There's no standard profile for an intelligence official. Mostly, the decision-makers are from the Indian Police Service, the state police and other law-enforcement agencies. But an 'agent' can be anyone.
Sources who are usually tapped are the people in border villages. They know the terrain. Also, they have every excuse to be there. Some of them have relatives on the other side. Some others cross over for bootlegging or such activities.
"They come to us at times," says the source. "They may want to go across for personal reasons -- to attend some marriage, smuggling or whatever -- and we help them."
The payment, again, is not standard. It can vary from a pittance to huge amounts, depending on the quality of information.
'Indians... but their hearts are with Pakistan'
The very limited cross-border traffic beyond the Zojila Pass is one major constraint on humint. Unlike in Rajasthan, where it happens all the time, people rarely cross over here. For one, the terrain is not conducive.
"Then again, there is the shelling. That makes it very risky," an official points out.
The anti-India feeling in some border villages is another reason. "Take Turtuk for instance. It is very close to the LoC. If the people there were willing, they could do a very good job," he says. "They are in India, but their heart is with Pakistan."
Militancy too has taken its toll on intelligence operations. Villagers who go across for Indian agencies at times double as guides for militants on their way back. Result: many of them have been killed in encounters with security forces.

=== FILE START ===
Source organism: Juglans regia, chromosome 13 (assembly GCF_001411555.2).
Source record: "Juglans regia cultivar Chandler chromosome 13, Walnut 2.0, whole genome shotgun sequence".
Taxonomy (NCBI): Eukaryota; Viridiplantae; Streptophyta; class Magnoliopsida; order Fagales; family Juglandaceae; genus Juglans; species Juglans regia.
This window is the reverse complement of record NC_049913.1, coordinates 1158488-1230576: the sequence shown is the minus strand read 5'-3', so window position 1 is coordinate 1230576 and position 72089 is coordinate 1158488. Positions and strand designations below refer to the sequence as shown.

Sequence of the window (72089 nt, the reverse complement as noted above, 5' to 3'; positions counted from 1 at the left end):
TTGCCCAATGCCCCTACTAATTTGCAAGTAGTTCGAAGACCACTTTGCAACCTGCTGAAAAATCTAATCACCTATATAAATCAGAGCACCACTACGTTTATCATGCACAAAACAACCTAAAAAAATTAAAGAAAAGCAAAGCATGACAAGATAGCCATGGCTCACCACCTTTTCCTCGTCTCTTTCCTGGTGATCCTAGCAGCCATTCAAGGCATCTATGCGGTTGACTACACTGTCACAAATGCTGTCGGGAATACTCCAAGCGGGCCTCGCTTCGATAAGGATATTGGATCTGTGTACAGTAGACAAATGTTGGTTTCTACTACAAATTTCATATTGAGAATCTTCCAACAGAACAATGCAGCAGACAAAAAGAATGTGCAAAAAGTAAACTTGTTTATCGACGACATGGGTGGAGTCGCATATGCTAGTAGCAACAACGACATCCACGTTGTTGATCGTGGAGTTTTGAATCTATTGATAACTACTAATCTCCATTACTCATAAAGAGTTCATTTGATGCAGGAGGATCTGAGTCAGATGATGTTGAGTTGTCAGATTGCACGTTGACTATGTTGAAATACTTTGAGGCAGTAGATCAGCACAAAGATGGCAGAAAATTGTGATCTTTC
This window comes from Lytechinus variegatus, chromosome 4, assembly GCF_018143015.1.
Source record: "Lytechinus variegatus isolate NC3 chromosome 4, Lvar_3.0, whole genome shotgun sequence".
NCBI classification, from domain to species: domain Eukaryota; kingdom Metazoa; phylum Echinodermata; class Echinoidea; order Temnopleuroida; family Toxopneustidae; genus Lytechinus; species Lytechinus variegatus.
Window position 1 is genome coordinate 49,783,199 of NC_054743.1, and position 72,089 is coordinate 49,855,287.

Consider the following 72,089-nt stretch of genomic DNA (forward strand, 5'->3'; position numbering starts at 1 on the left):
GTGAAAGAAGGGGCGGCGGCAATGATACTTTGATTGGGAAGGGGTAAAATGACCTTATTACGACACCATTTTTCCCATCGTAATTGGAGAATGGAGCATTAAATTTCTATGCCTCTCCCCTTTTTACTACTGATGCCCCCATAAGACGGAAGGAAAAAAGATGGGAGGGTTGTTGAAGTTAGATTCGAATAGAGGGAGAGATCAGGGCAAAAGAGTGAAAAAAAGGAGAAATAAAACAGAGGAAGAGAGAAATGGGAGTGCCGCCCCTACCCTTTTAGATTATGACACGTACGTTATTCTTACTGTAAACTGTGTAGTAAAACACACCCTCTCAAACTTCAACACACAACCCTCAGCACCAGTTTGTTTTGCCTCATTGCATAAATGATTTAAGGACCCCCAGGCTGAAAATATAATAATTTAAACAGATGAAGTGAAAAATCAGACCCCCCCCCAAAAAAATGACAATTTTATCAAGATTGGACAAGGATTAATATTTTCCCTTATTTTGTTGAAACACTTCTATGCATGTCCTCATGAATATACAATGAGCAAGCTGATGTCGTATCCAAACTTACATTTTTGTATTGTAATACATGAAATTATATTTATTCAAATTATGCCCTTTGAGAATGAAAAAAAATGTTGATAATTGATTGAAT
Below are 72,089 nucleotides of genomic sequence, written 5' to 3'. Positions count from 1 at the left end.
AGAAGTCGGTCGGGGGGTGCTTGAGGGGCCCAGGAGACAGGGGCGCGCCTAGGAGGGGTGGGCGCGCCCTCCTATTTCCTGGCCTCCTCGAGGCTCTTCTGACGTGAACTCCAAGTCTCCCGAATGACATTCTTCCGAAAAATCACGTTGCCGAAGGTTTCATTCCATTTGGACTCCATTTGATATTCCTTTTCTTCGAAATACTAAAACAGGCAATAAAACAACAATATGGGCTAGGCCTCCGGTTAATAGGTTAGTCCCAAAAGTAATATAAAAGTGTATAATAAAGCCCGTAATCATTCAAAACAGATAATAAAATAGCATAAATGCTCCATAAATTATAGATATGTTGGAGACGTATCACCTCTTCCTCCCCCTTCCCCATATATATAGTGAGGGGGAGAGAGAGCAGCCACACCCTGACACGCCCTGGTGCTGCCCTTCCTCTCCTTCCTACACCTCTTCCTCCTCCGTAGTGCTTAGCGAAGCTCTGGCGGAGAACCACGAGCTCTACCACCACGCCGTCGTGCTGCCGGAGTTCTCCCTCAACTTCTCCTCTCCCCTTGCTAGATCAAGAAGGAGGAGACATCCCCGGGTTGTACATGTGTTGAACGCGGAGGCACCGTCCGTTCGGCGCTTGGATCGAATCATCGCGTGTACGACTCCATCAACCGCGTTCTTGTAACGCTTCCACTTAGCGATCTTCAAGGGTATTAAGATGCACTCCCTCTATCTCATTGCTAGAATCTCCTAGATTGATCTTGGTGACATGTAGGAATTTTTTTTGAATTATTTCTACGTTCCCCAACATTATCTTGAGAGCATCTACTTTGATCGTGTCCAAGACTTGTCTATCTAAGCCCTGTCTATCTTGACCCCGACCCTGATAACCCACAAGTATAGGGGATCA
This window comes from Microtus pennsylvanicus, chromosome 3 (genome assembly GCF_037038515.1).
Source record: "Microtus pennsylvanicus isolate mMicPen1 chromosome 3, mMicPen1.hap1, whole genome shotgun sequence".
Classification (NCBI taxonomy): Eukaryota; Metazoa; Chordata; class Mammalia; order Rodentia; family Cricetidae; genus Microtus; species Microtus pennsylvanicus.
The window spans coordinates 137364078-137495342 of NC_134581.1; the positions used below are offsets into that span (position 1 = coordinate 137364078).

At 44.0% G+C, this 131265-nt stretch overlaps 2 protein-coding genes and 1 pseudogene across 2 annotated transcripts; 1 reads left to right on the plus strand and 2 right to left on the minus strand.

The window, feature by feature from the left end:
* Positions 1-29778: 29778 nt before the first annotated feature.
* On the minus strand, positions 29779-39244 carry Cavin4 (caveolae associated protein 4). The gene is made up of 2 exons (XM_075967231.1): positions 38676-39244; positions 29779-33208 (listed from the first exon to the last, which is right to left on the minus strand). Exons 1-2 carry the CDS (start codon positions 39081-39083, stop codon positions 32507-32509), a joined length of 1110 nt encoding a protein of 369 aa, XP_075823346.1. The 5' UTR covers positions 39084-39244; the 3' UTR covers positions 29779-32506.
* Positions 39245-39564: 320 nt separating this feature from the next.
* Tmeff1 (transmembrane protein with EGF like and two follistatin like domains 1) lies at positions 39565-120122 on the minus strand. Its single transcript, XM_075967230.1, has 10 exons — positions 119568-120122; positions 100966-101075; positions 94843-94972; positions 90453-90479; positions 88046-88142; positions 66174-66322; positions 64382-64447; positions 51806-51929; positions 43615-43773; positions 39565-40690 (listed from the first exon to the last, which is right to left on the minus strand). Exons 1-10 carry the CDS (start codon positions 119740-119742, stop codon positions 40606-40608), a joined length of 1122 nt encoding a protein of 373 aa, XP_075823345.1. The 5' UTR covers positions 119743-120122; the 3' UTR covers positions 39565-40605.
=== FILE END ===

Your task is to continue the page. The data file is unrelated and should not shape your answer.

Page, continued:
'It doesn't happen in our country'
The Kargil Review Committee had criticised the "gross inadequacies" of India's electronic intelligence. Now measures are being adopted to remedy it.
Indian satellites are capable of discerning only objects more than 5.8 metres across. To make up, New Delhi plans to tap the open American market for high-resolution images. In four years, the defence forces are expected to have their own dedicated satellite, which would be a major boost to their surveillance and communication facilities.
Moves are also afoot to address the lack of co-ordination among the agencies. The Review Committee had underlined this: "There is no institutionalised process whereby the RAW, IB and army intelligence officials interact periodically..."
Lieutenant General K S Khajuria, former director general of military intelligence, has this to add: "Intelligence is like a huge jigsaw puzzle. You don't know which small bit will complete the picture and surprise you.
"Somebody has to put all of it together. Unless you do that you might miss all of it, even the biggest picture," he warns.
Which, precisely, is what happened in the Kargil sector. Ask the general about the co-operation -- or lack of it -- between intelligence agencies. "If MI finds something there is no harm in approaching RAW for confirmation," he says. "But it doesn't happen in this country."
It will, promise officials in the service -- a war is too high a price to pay for egos.
ON TO PART 4: But life goes on...